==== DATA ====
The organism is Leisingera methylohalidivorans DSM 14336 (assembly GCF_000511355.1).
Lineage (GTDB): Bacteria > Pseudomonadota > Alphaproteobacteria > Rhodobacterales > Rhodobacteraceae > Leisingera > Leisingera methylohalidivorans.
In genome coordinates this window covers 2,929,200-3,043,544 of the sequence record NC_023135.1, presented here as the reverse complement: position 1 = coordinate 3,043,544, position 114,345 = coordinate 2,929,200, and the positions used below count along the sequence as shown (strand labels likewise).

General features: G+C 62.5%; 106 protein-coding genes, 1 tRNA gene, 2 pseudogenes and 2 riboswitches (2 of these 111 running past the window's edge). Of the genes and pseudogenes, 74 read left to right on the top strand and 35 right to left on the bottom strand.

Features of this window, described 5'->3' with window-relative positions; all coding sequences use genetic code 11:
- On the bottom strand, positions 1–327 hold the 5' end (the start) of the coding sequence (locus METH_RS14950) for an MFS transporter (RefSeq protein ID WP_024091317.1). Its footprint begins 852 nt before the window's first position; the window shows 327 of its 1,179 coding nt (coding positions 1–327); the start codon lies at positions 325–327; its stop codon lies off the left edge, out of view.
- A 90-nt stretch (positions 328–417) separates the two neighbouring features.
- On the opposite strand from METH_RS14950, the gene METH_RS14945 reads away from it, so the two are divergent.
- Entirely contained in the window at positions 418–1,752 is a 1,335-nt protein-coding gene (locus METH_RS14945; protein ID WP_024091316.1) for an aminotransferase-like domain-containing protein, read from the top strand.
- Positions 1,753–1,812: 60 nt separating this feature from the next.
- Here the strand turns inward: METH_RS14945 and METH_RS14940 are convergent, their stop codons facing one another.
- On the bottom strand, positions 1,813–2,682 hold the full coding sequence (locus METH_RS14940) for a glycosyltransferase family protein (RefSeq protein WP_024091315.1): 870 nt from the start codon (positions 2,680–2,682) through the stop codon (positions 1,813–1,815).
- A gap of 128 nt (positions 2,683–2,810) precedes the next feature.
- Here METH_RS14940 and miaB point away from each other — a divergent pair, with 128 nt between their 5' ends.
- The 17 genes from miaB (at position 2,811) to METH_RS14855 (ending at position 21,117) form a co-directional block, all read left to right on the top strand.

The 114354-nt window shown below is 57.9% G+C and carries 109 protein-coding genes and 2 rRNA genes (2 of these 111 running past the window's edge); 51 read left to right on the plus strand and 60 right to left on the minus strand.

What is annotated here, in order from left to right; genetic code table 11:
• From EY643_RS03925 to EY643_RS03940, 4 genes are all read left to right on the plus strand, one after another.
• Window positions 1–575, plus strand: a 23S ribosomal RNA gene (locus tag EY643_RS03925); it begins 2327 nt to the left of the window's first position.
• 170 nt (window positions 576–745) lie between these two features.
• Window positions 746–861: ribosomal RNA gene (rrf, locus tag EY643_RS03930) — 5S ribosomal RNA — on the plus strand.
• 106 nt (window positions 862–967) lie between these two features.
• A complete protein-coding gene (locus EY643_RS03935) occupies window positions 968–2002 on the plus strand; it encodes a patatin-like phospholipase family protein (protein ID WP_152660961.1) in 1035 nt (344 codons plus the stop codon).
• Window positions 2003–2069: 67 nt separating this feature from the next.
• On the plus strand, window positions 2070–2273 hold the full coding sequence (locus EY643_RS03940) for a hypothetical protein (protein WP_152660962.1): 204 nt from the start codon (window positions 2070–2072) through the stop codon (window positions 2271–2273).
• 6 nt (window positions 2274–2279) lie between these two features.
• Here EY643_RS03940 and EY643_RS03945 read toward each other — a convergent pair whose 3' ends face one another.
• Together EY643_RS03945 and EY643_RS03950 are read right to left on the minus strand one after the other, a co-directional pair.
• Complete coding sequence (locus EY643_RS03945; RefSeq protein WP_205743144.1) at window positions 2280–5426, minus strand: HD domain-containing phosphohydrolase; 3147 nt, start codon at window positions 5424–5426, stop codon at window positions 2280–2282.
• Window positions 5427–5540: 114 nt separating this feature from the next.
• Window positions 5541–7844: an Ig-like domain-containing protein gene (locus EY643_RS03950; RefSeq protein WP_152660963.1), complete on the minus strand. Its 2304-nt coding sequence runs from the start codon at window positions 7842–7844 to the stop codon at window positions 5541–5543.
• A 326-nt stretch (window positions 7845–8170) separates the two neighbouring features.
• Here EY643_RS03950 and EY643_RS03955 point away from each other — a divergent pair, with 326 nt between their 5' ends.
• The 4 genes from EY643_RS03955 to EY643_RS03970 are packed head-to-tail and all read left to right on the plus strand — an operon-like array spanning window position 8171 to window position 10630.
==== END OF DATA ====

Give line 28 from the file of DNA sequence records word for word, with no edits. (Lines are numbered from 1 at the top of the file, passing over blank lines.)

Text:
• Together EY643_RS03945 and EY643_RS03950 are read right to left on the minus strand one after the other, a co-directional pair.